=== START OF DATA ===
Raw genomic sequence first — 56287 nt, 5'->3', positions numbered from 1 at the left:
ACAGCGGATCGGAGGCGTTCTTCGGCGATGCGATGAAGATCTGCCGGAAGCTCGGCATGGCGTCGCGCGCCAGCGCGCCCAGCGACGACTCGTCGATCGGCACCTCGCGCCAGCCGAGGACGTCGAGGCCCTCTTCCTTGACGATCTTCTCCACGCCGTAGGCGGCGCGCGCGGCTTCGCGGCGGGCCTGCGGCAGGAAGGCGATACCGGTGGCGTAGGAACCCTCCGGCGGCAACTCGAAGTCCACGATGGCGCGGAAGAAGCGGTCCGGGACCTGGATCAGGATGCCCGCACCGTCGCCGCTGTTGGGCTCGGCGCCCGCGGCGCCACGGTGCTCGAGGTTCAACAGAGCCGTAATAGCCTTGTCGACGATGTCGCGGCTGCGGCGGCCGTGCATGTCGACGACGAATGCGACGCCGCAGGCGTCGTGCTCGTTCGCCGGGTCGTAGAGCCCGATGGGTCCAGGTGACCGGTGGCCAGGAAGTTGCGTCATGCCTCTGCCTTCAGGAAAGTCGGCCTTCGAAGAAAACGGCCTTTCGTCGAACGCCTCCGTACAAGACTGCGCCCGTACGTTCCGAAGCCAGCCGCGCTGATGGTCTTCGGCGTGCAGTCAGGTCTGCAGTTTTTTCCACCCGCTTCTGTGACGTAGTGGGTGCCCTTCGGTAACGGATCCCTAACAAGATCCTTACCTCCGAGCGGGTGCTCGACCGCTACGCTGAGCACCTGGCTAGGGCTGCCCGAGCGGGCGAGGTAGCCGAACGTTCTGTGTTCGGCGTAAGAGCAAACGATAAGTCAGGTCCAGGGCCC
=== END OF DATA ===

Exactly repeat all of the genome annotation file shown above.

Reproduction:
Raw genomic sequence first — 56287 nt, 5'->3', positions numbered from 1 at the left:
ACAGCGGATCGGAGGCGTTCTTCGGCGATGCGATGAAGATCTGCCGGAAGCTCGGCATGGCGTCGCGCGCCAGCGCGCCCAGCGACGACTCGTCGATCGGCACCTCGCGCCAGCCGAGGACGTCGAGGCCCTCTTCCTTGACGATCTTCTCCACGCCGTAGGCGGCGCGCGCGGCTTCGCGGCGGGCCTGCGGCAGGAAGGCGATACCGGTGGCGTAGGAACCCTCCGGCGGCAACTCGAAGTCCACGATGGCGCGGAAGAAGCGGTCCGGGACCTGGATCAGGATGCCCGCACCGTCGCCGCTGTTGGGCTCGGCGCCCGCGGCGCCACGGTGCTCGAGGTTCAACAGAGCCGTAATAGCCTTGTCGACGATGTCGCGGCTGCGGCGGCCGTGCATGTCGACGACGAATGCGACGCCGCAGGCGTCGTGCTCGTTCGCCGGGTCGTAGAGCCCGATGGGTCCAGGTGACCGGTGGCCAGGAAGTTGCGTCATGCCTCTGCCTTCAGGAAAGTCGGCCTTCGAAGAAAACGGCCTTTCGTCGAACGCCTCCGTACAAGACTGCGCCCGTACGTTCCGAAGCCAGCCGCGCTGATGGTCTTCGGCGTGCAGTCAGGTCTGCAGTTTTTTCCACCCGCTTCTGTGACGTAGTGGGTGCCCTTCGGTAACGGATCCCTAACAAGATCCTTACCTCCGAGCGGGTGCTCGACCGCTACGCTGAGCACCTGGCTAGGGCTGCCCGAGCGGGCGAGGTAGCCGAACGTTCTGTGTTCGGCGTAAGAGCAAACGATAAGTCAGGTCCAGGGCCC